Demand for signing digital documents is increasing, and there are already a number of different options and suppliers to choose from. However, there are significant differences in function, quality, security mechanisms and legal support among the solutions available on the market today. How do you navigate through this jungle of signing solutions and choose the right supplier? Here are some questions you should ask yourself about the electronic signature.
What is an Electronic Signature Really
“Electronic signature” is a collective term for the techniques and methods used to sign or sign digital documents. This corresponds to a handwritten signature on a physical document. There are many variants of electronic signing, with varying security and degree of legal binding, ranging from signing a PDF file using an electronic pen, to authenticating using a NemID or a biometric feature such as a fingerprint.
“E-signing” and “digital-signing” are other commonly used terms used to describe the above-mentioned signing methods.
Why Choose Electronic Signature
Our society and working life are being digitized and streamlined at an incredible speed. Many expect you to work wherever you are and at all times of the day. This places great demands on the solutions and tools you use. With the use of electronic signing, you are no longer bound to have to be in the office and depend on equipment that prints and scans. You can make quick decisions, and not least, process them while on the go.
Besides saving time and increasing efficiency, it also saves on equipment, maintenance, mailing, and document handling.
By using electronic signatures, you are no longer bound to the office and dependent on printing and scanning equipment. You can make quick decisions, and not least, handle them while on the go.
Is Electronic Signature Legally Binding
The short answer is: Yes, electronic signing is as binding as signing with pen on paper.
As a result of the EU regulation elDAS, which entered into force in the EU on 1 July 2016, Denmark and the EU thus have common rules for secure electronic transactions. The main elements of elDAS are that the European countries approve each other’s solutions for electronic identification (eID) and electronic signature etc. This means that an approved solution for electronic identification and electronic signature in Denmark will be approved in other European countries. This removes the digital boundaries, which has been an obstacle until the EU regulation comes into force.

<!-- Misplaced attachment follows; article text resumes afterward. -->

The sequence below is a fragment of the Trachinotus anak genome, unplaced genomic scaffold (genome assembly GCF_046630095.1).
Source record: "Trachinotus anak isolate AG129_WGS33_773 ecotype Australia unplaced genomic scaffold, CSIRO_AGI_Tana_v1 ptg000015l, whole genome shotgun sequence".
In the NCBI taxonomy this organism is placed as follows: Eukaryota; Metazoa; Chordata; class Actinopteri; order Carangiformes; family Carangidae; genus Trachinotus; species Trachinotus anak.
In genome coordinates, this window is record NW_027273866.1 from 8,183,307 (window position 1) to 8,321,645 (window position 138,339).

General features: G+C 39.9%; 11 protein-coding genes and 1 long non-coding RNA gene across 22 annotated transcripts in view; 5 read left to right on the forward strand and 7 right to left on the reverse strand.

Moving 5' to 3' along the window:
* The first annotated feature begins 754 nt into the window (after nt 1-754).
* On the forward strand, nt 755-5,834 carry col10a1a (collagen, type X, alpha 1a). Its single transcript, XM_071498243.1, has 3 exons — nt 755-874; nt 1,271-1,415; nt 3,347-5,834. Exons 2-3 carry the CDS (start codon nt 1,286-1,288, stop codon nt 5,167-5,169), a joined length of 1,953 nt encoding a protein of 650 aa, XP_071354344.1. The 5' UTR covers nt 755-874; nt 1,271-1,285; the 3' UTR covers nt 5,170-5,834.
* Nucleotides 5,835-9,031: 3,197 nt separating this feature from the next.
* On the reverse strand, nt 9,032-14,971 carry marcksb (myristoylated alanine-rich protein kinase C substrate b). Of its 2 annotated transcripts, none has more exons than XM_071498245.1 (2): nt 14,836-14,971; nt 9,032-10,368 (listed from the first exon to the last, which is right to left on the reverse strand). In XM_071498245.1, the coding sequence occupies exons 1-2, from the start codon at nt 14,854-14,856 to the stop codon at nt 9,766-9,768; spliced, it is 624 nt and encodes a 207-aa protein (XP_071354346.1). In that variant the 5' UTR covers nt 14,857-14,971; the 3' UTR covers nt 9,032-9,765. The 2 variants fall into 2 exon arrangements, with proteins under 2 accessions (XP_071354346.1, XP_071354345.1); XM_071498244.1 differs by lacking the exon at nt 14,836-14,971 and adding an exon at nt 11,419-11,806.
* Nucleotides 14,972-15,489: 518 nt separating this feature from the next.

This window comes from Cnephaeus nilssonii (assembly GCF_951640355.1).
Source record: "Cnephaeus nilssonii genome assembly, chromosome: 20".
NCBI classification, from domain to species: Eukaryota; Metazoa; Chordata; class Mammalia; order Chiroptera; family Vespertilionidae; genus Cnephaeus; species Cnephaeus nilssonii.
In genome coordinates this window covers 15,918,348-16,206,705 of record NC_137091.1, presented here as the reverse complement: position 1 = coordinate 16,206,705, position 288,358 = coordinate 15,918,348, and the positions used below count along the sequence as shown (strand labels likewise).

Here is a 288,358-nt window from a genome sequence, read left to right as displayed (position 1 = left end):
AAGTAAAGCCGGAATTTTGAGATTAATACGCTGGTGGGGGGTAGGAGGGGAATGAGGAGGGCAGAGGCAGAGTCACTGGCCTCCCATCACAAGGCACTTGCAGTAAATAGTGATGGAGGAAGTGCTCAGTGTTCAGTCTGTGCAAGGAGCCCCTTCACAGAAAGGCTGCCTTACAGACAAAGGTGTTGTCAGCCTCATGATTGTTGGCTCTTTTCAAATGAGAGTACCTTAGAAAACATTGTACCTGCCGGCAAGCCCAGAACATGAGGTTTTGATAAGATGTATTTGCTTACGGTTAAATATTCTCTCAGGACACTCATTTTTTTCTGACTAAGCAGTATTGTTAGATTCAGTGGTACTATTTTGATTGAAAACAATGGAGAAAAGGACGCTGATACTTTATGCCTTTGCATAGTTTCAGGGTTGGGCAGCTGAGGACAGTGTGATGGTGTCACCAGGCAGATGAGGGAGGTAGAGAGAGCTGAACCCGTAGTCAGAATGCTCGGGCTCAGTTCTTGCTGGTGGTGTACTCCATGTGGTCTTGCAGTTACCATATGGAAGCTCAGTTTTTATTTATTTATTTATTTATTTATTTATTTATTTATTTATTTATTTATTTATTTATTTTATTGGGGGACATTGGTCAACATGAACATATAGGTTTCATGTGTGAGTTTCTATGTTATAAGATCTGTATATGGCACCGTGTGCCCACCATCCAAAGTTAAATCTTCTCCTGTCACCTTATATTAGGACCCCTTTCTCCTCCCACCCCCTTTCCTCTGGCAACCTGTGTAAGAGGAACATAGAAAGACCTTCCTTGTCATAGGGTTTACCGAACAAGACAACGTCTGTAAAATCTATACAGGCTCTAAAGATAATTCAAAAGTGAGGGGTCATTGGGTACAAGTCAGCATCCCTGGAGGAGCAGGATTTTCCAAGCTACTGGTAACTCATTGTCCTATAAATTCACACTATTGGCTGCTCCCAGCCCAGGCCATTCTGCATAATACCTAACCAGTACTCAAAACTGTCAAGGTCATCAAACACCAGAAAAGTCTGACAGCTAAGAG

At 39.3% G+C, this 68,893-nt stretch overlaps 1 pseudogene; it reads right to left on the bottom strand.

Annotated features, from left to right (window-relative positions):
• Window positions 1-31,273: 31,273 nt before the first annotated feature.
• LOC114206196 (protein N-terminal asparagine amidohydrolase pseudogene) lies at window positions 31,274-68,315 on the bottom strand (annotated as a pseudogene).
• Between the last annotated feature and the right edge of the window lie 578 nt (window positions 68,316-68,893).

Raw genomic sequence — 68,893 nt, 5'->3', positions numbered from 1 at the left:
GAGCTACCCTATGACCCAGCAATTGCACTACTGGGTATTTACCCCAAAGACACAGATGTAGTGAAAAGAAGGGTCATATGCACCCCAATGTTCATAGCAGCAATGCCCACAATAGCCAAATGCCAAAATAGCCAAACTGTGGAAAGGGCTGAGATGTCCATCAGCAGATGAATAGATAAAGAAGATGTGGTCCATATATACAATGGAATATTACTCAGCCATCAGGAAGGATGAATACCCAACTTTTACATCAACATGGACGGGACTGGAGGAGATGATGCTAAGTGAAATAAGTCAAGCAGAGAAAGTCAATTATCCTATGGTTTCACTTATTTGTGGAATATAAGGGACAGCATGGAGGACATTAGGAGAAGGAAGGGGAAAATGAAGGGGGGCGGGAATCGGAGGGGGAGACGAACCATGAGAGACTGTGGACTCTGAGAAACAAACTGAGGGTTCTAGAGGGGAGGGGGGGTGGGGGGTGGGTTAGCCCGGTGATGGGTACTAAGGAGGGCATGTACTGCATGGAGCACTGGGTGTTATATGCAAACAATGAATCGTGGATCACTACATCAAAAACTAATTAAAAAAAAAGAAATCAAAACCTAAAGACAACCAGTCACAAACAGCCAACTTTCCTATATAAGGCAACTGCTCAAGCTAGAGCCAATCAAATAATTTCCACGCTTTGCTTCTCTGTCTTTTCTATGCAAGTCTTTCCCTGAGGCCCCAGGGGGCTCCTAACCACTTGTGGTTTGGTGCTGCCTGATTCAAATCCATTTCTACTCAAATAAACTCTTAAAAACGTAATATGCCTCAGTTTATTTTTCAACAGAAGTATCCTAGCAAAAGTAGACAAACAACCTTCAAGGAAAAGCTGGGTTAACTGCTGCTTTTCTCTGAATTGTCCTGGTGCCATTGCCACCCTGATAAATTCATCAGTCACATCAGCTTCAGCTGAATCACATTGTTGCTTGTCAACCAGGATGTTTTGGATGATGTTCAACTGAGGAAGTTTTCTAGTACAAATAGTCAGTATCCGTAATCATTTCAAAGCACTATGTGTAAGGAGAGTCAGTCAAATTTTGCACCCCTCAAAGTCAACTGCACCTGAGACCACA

“An approved solution for electronic identification and electronic signature in Denmark will be approved in other European countries. This removes the digital borders that have hitherto been an obstacle”
eIDAS defines how a qualified signature should have the same legal effect as a handwritten signature. When it comes to the legal interpretation of electronic signatures in general, the legislation is interpreted so that all types of electronic signatures, qualified as well as unqualified – can be given legal effect.
Specifically, the eIDAS regulation states that an electronic signature cannot be denied legal effect simply because it is of an electronic form or that it does not meet the requirements for an electronic signature. What is crucial to the spelling will be in which it is possible to prove the authenticity of the electronic signature and the accuracy of the content of the document.
How Secure is Electronic Signature
The degree of security for the signing solution depends on how the solution is technically designed and what kind of complexity is at stake. Of course, there will be a big difference in the security of a solution where the document resides on email, sign a pdf version electronically, and then send it back via email vs. To use a signing solution that also frames the broadcast, the document is stored and which uses NemID or biometric authorization.
In order to secure a solution for electronic signing, there are several elements that need to be in place:
- The solution must use secure and approved eID based identification solutions
- Secure and approved formats that can be verified in standard applications
- The solution itself must be secure and undergo regular security testing
- One must be able to trust that the supplier takes safety seriously
Furthermore, a signed document must be verifiable by recipients and, if applicable, by a third party, without special tools required. At the same time, the security and quality of the format used must be so good that it is valid over a long period of time.